The eponymous carpet manufacturer has brought the ancient art of
 Persian rugmaking up to date with his modern designs.

How many years has your family been making carpets?

My family has been in the carpet industry for more than three generations. My grandfather used to work in the Tehran bazaar, where he was dealing with carpets and textiles. Like me, he attempted to break out of the family business and moved to Germany in 1959 to study economics. But after finishing university, he returned to his roots. It looks like carpets are just in our destiny.

What did you do before joining the family business?

After finishing my studies in economics, I started working in a bank but I realised very soon that it was not the right thing for me. I used to work with my father after school and university. Travelling with my father to the origin countries of the carpets, like India and Iran, was very inspiring. I loved it. It was about creativity, what the eyes like, colours, patterns. It was such a vibrant and alive world, the total opposite of banking. I realised increasingly that I loved the creative aspect of life and the beauty this world had to offer but I wanted to go my own way and try something completely different.

When did you first get the idea of revamping the traditional Persian carpet? What did you feel was missing in the market? It was by accident. The whole idea came up while having dinner with friends. We were discussing innovation and how important it is to move forward and improve and adapt in any field and they asked me what was happening with Persian carpets. Why weren’t they adapting to today’s living spaces? Why was nobody giving them a contemporary twist? Other countries like Nepal or India were producing modern carpets but the mother of all carpets, the Persian carpet, had not changed at all.

How did your family first react when you approached them with this idea?

When I first told my father I wanted to make contemporary Persian carpets, he laughed but he was supportive. He knew many weavers in the Isfahan area of Iran, where we produce traditional carpets. But sending over my own contemporary designs was a different story. That is when the headache began. I understood why no one had done it before and why my father had laughed. It was extremely difficult to break with centuries-old traditions. Telling proud Iranian weavers how they should weave was the most difficult part of the process. One time I sent a sample over for production that was red and blue. After four weeks, I travelled to Isfahan and the sample was green and yellow. I asked the weaver why the colours had changed and he told me quite simply, because he thought it looked better. You can get an idea about the mentality.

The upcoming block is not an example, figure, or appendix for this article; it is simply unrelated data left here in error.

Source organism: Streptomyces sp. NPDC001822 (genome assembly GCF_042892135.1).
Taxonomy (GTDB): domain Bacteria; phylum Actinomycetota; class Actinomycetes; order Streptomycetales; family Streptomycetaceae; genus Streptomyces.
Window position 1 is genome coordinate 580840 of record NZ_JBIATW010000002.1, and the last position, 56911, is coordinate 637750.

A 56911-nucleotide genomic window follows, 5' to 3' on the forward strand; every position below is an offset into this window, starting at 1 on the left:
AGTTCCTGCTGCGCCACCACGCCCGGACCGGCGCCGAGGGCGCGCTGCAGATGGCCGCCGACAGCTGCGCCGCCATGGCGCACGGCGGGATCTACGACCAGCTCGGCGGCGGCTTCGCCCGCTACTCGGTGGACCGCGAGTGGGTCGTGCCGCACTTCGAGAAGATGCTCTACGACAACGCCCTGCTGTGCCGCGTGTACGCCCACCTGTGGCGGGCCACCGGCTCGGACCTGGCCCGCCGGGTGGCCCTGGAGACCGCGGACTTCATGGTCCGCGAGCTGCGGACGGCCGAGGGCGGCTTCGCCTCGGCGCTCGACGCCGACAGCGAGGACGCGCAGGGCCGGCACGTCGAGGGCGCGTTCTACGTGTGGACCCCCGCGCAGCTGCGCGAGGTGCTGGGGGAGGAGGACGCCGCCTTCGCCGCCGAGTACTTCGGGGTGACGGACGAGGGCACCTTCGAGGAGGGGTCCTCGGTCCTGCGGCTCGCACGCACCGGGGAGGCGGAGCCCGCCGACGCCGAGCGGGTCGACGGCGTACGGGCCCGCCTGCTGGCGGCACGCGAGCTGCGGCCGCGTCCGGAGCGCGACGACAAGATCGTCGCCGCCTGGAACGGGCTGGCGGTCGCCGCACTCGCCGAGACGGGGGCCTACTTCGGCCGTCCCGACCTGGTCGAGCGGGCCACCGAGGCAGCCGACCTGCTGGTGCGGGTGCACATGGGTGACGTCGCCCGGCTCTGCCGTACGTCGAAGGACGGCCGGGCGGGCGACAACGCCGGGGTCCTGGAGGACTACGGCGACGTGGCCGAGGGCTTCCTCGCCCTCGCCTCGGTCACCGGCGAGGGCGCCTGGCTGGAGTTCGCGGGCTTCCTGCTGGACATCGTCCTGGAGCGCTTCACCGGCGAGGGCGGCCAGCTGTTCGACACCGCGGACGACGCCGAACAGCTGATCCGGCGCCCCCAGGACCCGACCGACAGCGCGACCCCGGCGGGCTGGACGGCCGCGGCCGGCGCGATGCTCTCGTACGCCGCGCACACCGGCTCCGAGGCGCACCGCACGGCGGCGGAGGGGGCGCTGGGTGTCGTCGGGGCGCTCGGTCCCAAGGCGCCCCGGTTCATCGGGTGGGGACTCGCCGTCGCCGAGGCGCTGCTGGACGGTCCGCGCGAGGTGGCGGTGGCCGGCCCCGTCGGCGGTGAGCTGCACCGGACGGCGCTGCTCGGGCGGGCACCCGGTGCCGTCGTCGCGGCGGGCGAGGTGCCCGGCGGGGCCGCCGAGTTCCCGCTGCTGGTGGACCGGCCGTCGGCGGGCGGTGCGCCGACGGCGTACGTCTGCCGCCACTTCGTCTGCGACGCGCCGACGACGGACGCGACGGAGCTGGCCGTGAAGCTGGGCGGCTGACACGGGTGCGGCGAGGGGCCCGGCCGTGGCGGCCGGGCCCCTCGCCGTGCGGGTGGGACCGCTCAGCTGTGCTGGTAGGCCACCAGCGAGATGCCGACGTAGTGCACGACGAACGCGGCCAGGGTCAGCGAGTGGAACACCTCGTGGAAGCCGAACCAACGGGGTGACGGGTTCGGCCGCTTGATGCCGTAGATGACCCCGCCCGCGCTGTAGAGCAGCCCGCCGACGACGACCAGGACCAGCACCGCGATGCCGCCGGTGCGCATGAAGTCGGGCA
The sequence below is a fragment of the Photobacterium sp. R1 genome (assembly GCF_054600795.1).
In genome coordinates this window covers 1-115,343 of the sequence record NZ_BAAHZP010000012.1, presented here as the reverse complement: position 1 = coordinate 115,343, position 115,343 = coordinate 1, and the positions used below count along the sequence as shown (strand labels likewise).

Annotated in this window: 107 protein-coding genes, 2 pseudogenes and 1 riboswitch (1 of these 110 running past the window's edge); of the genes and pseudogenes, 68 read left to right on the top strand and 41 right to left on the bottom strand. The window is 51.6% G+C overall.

Hossein Rezvani Tabriz Lilac carpet.

Hossein Rezvani Tabriz Lilac carpet.

Do you design the rugs yourself?

Yes, I believe a Hossein Rezvani carpet should be designed by me. It is my brand and my name so that for me is mandatory. I do not have a background in art or any artistic inclinations but when you grow up around carpets, you automatically get a feeling for them. It was definitely a learning-by-doing process. I think when you have a product with so much history, tradition and soul, it is very important to keep the roots of the Persian carpet visible, even in a contemporary iteration. So after a lot of studying and digging into the design world, I created my first two designs, Tabriz and Bakhtiar, in 2010. When I won the Red Dot design award for the Tabriz in 2011, I knew I was doing something right.

Where are the carpets produced and using what materials? What is distinctive about the production of your rugs?
All of my carpets are handmade in Isfahan, Iran, a town which for centuries has been renowned for weaving beautiful carpets. We use only the nest materials, such as Persian cork wool and pure Chinese silk. The carpets are not subjected to any mechanical or chemical processes. They are dyed with natural colours, sustainable and environmentally friendly, because this is the only way the dynamic reflections and the lustre of the carpets can emerge. The most distinctive feature is that my carpets are hand-knotted with up to one million knots per square metre. Imagine that—a 6m squared carpet has six million handmade knots. That is one of a kind in the industry and makes the carpet a real work of art.

What has been your proudest moment thus far?

That my carpets are not only contemporary carpets but lifestyle products. They are hip and sexy, a must-have fashion item for today’s floors and interiors. The whole view on carpets has changed. Carpets are cool again. We distribute globally and I get to travel the world, meet so many interesting people and see different cultures.

Who are your most high profile clients?

Most like to be anonymous but we have worked with quite a few royal families from the Middle East and Europe. We are also in the presidential suites of many leading hotels of the world. The Fairmont Hotel Vier Jahreszeiten in Hamburg was always on my wishlist as I was born in Hamburg and used to go there often with my family. So when they picked the Frenchie and the Bakhtiar designs for their lobby and reception, it was a very special moment for me.

What is next for the brand?

I am currently working on the 2017 collection, which is a collaboration with an Iranian artist. In the past I have worked with artists Reza Derakshani and Mohammad Ehsai and really enjoyed the merging of Iranian craftsmanship and art. There are also plans to collaborate with fashion labels this year. Hossein Rezvani as a brand will open several flagship stores, one in Los Angeles.

There will be an exhibition of the Hossein Rezvani carpets at the Salsali Private Museum, Al Serkal Avenue, from October 24 – November 5th. The carpets are available at Iwan Maktabi in Dubai Mall.